Closing Day Peace, Love, and Death Metal

The derrière numbing 7 hour drive back to Toronto from Rouyn (one of the first great monikers I’ve learned for that place is “Loin-Noranda”[…or, “far-Noranda”]) allowed ample time for my colleague Harvey Métal and I to debrief on the highlights of this year’s festival…

…The closing day was bittersweet as always, but a downright beautiful segue of beachfront idyll to politically charged hip-hop to the thundering double-kick mayhem of Le nuit Métal (Metal Night).

The stunning new floating venue at Plage Kiwanis (Kiwanis beach) was the perfect location for the free closing show. The beach was happily packed with an all-walks-of-life crowd, soaking in the perfect sunset, which framed the stage and set the mood for great performances by Bernard Adamus , Dumas and Jean-Piere Ferland.

I had to cut my beach time short however, to make it back to the hip-hop show at Agora Des Arts for an amazing set from Koriass. The originality, impeccable flow and raw crowd pleasing power of the top French-Canadian hip-hop acts is stunning. Groups such as, Radio Radio, Gatineau, Alaclair Ensemble and the closing night’s acts are developing a following far beyond French Canada.

I was unprepared, though, for the sheer intensity of the much anticipated closing set from Loco Locass, which very nearly brought the former church down.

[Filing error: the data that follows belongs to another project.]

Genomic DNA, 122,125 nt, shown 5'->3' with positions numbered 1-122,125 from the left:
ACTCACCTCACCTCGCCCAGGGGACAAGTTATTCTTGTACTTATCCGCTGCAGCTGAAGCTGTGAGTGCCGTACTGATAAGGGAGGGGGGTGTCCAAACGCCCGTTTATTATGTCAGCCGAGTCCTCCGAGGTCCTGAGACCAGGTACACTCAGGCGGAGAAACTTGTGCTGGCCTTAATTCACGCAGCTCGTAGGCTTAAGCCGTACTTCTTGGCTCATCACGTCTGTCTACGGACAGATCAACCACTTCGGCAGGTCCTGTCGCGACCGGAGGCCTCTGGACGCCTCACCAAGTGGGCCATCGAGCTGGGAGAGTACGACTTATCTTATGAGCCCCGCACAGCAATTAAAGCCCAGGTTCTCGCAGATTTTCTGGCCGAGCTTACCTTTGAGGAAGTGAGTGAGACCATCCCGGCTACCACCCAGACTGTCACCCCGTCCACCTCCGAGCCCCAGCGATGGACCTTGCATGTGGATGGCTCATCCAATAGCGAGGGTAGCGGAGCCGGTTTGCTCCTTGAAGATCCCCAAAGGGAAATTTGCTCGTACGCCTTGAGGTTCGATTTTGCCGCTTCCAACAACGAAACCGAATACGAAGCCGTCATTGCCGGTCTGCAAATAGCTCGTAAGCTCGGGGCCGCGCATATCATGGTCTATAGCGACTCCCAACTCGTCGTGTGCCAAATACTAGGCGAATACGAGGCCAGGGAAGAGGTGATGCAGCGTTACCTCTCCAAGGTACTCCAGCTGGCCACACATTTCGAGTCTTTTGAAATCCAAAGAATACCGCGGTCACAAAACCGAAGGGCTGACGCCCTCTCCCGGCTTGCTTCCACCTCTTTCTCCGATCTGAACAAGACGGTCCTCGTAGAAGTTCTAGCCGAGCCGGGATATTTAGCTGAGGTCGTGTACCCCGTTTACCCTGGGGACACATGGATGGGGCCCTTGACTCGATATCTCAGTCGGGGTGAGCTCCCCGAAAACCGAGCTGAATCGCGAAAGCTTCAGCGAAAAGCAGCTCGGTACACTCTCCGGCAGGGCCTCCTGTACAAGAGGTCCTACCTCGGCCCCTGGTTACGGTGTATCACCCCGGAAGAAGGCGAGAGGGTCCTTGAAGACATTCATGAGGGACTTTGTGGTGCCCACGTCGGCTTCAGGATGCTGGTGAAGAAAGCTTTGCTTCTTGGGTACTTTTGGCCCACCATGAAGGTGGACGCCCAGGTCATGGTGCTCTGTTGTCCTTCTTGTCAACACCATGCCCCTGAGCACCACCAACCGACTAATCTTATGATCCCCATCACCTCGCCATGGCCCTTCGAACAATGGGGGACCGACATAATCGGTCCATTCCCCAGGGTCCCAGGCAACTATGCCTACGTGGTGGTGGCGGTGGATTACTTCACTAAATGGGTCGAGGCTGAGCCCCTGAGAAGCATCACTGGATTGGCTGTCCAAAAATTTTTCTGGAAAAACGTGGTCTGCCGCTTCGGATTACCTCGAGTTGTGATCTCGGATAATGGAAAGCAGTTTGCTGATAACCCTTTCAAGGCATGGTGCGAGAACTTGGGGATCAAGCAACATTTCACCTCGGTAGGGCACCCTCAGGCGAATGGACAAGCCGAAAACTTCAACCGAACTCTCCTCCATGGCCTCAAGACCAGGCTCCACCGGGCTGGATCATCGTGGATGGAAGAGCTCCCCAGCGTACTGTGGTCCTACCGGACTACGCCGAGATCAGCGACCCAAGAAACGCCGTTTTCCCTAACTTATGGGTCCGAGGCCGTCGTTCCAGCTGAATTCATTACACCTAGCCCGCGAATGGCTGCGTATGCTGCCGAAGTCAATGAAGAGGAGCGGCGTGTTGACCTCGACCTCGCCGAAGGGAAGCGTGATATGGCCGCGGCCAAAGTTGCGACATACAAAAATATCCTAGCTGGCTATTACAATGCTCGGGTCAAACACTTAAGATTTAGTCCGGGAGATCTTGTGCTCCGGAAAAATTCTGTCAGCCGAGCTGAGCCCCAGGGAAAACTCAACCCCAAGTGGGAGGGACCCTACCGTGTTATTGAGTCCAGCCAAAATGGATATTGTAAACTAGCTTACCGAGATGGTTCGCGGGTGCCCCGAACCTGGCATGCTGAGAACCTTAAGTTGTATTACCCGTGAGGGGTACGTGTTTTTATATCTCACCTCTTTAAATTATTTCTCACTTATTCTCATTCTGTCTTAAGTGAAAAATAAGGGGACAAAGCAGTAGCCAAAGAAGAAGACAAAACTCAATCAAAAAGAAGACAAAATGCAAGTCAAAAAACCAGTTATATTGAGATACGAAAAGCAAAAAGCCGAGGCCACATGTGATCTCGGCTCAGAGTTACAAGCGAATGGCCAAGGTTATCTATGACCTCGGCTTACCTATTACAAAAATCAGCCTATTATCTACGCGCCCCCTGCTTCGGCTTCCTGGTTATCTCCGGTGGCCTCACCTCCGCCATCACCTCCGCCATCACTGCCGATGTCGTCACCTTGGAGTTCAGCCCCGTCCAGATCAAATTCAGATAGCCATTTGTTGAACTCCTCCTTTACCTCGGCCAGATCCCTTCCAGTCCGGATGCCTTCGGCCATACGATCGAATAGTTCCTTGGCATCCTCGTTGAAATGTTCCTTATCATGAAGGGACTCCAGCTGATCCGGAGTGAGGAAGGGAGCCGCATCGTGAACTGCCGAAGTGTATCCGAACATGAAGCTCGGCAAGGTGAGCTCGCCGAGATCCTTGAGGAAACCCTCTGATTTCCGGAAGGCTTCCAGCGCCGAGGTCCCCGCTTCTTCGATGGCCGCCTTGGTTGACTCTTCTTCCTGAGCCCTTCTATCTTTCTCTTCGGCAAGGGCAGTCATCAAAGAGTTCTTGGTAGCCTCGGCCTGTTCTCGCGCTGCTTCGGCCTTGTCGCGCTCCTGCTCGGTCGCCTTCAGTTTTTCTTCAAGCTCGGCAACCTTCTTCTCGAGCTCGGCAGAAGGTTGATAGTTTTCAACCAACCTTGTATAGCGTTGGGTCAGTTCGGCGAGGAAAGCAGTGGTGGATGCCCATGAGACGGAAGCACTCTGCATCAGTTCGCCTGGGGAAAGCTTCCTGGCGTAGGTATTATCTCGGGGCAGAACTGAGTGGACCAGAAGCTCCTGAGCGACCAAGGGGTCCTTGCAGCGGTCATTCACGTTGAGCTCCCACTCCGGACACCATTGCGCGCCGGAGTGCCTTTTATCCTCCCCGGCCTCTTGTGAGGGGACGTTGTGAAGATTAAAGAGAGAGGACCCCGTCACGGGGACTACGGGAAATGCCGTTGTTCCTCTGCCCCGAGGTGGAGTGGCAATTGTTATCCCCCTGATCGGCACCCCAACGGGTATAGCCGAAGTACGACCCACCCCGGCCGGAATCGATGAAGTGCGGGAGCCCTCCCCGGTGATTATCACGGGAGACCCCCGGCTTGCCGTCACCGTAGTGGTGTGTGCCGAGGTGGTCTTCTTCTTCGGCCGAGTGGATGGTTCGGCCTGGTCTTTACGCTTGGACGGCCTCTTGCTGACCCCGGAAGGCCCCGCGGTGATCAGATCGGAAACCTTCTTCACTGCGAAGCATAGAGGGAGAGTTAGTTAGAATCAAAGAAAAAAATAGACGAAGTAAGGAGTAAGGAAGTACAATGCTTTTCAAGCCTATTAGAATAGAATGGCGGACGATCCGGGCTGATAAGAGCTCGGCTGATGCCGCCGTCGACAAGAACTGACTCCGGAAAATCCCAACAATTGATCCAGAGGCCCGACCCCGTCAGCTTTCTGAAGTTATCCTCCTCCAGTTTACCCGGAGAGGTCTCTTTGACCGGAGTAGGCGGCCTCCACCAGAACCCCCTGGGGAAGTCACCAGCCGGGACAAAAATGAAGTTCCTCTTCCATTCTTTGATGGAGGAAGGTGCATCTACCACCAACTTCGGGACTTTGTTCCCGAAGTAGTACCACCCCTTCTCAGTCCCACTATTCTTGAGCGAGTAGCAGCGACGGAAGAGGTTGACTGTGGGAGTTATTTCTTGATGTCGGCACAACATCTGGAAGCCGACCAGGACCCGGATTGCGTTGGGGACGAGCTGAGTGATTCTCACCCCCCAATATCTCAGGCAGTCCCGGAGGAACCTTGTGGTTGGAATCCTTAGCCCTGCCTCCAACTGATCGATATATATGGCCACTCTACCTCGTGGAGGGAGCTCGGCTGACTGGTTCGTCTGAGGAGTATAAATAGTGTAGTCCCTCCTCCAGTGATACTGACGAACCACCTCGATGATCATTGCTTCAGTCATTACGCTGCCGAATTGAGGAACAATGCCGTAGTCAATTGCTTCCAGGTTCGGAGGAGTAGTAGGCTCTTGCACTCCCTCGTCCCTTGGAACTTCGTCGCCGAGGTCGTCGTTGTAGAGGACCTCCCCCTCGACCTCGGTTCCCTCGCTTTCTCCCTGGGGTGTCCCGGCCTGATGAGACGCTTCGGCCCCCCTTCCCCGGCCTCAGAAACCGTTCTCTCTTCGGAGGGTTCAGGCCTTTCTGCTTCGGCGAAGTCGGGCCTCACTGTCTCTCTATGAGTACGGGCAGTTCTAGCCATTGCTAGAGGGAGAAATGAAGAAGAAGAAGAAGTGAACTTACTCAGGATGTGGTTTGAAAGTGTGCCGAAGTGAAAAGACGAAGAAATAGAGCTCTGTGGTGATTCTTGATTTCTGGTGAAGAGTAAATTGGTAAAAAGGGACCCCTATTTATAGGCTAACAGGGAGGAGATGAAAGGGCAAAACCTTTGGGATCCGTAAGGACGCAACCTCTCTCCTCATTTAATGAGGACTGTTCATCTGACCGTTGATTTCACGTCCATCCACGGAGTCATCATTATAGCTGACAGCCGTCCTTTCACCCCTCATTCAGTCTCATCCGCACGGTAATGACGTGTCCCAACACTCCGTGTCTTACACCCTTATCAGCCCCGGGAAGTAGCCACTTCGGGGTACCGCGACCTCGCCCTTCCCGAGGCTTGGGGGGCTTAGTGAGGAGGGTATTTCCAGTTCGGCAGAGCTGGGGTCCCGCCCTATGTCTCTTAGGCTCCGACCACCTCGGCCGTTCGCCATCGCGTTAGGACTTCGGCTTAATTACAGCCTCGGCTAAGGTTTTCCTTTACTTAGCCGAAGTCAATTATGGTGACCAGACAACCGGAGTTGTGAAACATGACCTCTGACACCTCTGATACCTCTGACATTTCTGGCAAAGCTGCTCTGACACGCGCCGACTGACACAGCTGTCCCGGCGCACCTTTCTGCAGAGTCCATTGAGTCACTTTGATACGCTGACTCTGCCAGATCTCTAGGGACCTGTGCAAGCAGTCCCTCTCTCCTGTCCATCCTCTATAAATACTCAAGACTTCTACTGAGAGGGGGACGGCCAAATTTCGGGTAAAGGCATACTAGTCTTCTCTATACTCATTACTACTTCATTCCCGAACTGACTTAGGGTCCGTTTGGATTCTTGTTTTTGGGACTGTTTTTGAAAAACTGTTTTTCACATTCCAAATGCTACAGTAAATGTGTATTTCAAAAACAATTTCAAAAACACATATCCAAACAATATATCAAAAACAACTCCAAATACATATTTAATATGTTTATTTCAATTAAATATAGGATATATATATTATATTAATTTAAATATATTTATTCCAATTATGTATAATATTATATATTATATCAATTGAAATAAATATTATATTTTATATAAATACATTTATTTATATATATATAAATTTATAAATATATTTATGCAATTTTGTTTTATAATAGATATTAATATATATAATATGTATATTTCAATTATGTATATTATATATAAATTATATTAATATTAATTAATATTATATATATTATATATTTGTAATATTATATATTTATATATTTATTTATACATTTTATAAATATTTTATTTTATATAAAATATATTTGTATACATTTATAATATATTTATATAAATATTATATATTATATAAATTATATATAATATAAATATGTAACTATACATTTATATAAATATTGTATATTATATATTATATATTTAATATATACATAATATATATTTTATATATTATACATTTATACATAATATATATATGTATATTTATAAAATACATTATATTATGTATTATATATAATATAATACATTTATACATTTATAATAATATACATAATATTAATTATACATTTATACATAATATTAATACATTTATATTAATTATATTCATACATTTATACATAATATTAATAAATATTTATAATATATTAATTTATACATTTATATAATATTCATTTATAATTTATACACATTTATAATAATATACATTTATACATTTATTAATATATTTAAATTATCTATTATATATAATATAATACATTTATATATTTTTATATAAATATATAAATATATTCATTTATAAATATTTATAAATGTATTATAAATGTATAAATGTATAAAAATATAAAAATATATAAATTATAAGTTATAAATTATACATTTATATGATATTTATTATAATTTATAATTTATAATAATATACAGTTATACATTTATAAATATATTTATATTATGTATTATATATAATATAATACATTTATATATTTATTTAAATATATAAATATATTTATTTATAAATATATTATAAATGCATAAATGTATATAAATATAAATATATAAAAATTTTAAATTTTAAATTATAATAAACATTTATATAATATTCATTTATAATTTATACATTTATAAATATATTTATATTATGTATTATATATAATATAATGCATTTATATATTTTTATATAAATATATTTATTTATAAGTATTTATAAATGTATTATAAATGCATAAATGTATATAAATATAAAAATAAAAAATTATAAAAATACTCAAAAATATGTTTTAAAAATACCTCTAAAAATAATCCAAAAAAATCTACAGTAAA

Unless you’ve been spending your summer beneath varied rocks, you’ve probably heard of Quebec’s summer of university student strikes, the pots and pans protests… and of course a provincial election campaign. Tension is palpable. Whatever your political stripe, no-one can fail to be impressed by the level of political awareness and engagement displayed by youth (and not so youth) at a Quebecois hip-hop show. Loco Locass closed with a catchy number called “Libérez-nous des libéraux” (the translation should be fairly easy). By the first chorus, I was deeply concerned about the structural integrity of the floor.

Comparatively, Metal Night at Le Petit Théâtre was actually kind of mild. Hyperbole of course… (plus I don’t want to offend any fans of Obey the Brave who displayed nary a sign of mildness in the mosh pit).

Fun Facts: Did you know that there are regional variations of mosh pits? (Quebecer death metal aficionados prefer “the circle pit”) Did you also know that there is an unwritten, but well understood code of conduct in a mosh pit that maintains a type of anarcho-aggressive equilibrium and keeps people from killing each other? They should give workshops at next year’s FME.

Maybe it was the 4 day non-stop marathon of musical merry making or the double kick drums thundering at a frequency that perfectly resonated in my chest cavity, but I was ready to call it a night before the last act hit the stage.

Our friends had reached a similar breaking point and retreated to Chez Morasse for one last Italian poutine.

More closing thoughts soon, my friends…



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